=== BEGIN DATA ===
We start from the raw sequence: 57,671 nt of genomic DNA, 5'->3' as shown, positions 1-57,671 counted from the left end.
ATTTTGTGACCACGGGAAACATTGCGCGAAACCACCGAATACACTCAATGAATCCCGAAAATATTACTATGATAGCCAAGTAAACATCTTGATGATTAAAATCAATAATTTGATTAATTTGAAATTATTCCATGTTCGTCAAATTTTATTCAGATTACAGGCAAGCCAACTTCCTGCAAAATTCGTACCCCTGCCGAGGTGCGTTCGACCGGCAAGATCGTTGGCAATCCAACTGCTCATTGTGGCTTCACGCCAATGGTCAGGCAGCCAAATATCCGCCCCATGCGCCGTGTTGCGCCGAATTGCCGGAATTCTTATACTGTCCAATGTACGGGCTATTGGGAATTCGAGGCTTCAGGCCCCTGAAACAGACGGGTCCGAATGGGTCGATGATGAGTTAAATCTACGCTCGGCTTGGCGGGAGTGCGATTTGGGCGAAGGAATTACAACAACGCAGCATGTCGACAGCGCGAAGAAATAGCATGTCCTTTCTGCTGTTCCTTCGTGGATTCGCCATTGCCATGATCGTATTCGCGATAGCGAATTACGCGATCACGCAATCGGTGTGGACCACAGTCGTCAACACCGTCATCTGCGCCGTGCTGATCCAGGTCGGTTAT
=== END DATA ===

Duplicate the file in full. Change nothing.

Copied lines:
We start from the raw sequence: 57,671 nt of genomic DNA, 5'->3' as shown, positions 1-57,671 counted from the left end.
ATTTTGTGACCACGGGAAACATTGCGCGAAACCACCGAATACACTCAATGAATCCCGAAAATATTACTATGATAGCCAAGTAAACATCTTGATGATTAAAATCAATAATTTGATTAATTTGAAATTATTCCATGTTCGTCAAATTTTATTCAGATTACAGGCAAGCCAACTTCCTGCAAAATTCGTACCCCTGCCGAGGTGCGTTCGACCGGCAAGATCGTTGGCAATCCAACTGCTCATTGTGGCTTCACGCCAATGGTCAGGCAGCCAAATATCCGCCCCATGCGCCGTGTTGCGCCGAATTGCCGGAATTCTTATACTGTCCAATGTACGGGCTATTGGGAATTCGAGGCTTCAGGCCCCTGAAACAGACGGGTCCGAATGGGTCGATGATGAGTTAAATCTACGCTCGGCTTGGCGGGAGTGCGATTTGGGCGAAGGAATTACAACAACGCAGCATGTCGACAGCGCGAAGAAATAGCATGTCCTTTCTGCTGTTCCTTCGTGGATTCGCCATTGCCATGATCGTATTCGCGATAGCGAATTACGCGATCACGCAATCGGTGTGGACCACAGTCGTCAACACCGTCATCTGCGCCGTGCTGATCCAGGTCGGTTAT